My arty shot of the lagoon
If this is paradise, I don't care if I never get to me* - but just to show I can be balanced about a place I really like, there ARE some things it DOESN'T have. Here's a list:

Top 5 things Lord Howe Island doesn't have:

1. Public Transport: Walk, cycle, or hire a car – but only if you can drive at 25 kph or less!

2. Cats: All cats, feral or domesticated, have now left the island. Some bird species are showing their gratitude by increasing their populations significantly!

3. Mobile Phones: Clearly not Telstra shareholders, an island referendum voted against them! My care factor? Zero!!

4. Crime: Although I could be wrong about this. We DID see a couple of cyclists without helmets – could this be the start of an unprecedented crime wave???

5. Snakes: WOO HOO! Yeah!! ALL Right!!! Walk without fear in that long grass!!!!

My arty sunset shot!
 And don't think for one tiny instant you've heard the last from me about this magical, wondrous island and my new favourite place - I'll be boring you rigid showcasing its delights in future posts so be warned look out for them soon!!

# Pic by Pilchard
* Apologies to Charlene


Australia's Scenic Public Toilets #14 - Mallanganee, New South Wales

Along with most of the rest of Australia, we've never been to Mallanganee.  Or at least not the actual township. 

The Bruxner highway, linking the New England Ranges Region with the Northern Rivers Region through the Richmond Range bypasses Mallanganee nestled in the valley below.  And, as we're generally en route to either the coast or the New England ranges, we've yet to be lured off the highway.

However, Mallanganee's attractions aren't limited to the town.

Pull off the highway at the top of the range for a view encompassing what appears to be most of New South Wales!  But be warned - the dirt track to the lookout, picnic area AND ... wait for it ... public toilet (!!) is on private property, and isn't really suitable for caravans.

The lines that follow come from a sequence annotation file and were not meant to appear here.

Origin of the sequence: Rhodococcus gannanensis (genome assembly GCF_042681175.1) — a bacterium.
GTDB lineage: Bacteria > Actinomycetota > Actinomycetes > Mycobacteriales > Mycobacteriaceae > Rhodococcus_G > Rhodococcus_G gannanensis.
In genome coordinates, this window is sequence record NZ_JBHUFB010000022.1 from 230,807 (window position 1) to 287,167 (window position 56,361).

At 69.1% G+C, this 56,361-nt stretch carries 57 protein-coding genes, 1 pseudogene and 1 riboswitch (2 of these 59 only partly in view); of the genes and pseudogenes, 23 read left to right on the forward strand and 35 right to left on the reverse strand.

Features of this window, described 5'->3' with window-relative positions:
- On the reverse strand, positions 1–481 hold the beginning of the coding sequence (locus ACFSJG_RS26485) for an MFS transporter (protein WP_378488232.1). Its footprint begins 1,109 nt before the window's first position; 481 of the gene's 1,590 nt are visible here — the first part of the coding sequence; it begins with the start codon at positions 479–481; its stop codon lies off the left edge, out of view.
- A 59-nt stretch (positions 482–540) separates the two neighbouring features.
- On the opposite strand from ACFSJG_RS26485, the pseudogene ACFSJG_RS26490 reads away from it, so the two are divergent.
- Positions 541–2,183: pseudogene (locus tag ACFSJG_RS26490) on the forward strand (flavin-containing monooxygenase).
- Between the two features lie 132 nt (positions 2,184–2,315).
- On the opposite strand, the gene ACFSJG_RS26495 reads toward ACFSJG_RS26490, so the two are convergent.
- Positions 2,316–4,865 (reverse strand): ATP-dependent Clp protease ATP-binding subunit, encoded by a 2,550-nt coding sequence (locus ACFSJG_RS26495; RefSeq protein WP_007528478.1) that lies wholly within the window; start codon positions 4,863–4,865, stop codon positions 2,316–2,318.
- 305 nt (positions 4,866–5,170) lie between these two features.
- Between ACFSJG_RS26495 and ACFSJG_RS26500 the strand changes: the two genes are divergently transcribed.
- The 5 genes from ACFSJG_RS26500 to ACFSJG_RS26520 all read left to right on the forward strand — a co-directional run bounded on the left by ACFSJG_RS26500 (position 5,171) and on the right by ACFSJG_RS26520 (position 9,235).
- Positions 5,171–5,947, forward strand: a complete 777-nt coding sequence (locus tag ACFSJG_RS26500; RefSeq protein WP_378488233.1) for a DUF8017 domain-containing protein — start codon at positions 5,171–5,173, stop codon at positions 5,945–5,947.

On our first visit to the Mallanganee lookout many years ago, happy, carefree and towing our new camper trailer, we didn't think about a) the rough track, or b) trailer turnaround point.  And once on the narrow track, there was no turning back!  BUT while it ended happily, we vowed never again when towing - too steep, rough and difficult to negotiate!

But in April 2011, for the first time in many years we were finally returning to Mallanganee - without the camper trailer in tow!!  Woo Hoo!!  Time to check and see if the view AND amenities were as we remembered.

As gateway to the Kyogle rainforest region, Mallanganee overlooks some pretty spectacular mountain ranges, forests - and even Mt Warning (yes, I've climbed it), which is of course, the point first reached on mainland Australia by the rising suns rays!!

And of course, all this can be admired from the amenities - if you brave the redbacks, geckos and lizards, that is!!  Once Pilchard had broken this happy news, I decided to cross my legs and carry on ...

But wildlife or no, this little known retreat far above the hustle and bustle of the heavy traffic on the highway is SO worth the marvellous view bridging the gap between mountain and coastal regions.  After all, the conveniences aren't the only reason to visit a place now, are they?

And with any luck, it won't be another 12 years before we admire that view again!!


OZ Top Spot #8 Noccundra, Queensland

Thank god for Kerry Packer*! When his Consolidated Pastoral Company purchased nearby Nockatunga station in 1990, the Noccundra Hotel, part of the lease, was almost certainly saved from the oblivion often suffered by historic (aka 'old') buildings in areas without a critical voting mass.

Outdistancing its surrounding very remote localities (Thargomindah to the east, Tibooburra to the south, Innamincka to the west and Eromanga* to the north), Noccundra is a welcome oasis for outback travellers.